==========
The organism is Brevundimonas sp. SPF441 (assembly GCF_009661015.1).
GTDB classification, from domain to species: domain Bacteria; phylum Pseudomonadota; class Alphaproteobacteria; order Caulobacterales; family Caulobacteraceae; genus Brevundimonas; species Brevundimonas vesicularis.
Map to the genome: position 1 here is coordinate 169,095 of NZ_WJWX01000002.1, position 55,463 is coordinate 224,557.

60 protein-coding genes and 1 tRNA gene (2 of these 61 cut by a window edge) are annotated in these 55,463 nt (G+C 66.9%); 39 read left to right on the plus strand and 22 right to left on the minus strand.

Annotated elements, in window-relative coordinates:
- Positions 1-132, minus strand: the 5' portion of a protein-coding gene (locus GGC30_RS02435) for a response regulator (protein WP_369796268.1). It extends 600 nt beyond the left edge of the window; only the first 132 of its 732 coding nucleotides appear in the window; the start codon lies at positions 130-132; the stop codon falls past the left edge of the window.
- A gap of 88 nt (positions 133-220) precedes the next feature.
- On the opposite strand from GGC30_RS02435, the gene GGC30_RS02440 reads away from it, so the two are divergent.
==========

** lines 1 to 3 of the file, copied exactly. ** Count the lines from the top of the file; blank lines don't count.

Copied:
The organism is Brevundimonas sp. SPF441 (assembly GCF_009661015.1).
GTDB classification, from domain to species: domain Bacteria; phylum Pseudomonadota; class Alphaproteobacteria; order Caulobacterales; family Caulobacteraceae; genus Brevundimonas; species Brevundimonas vesicularis.
Map to the genome: position 1 here is coordinate 169,095 of NZ_WJWX01000002.1, position 55,463 is coordinate 224,557.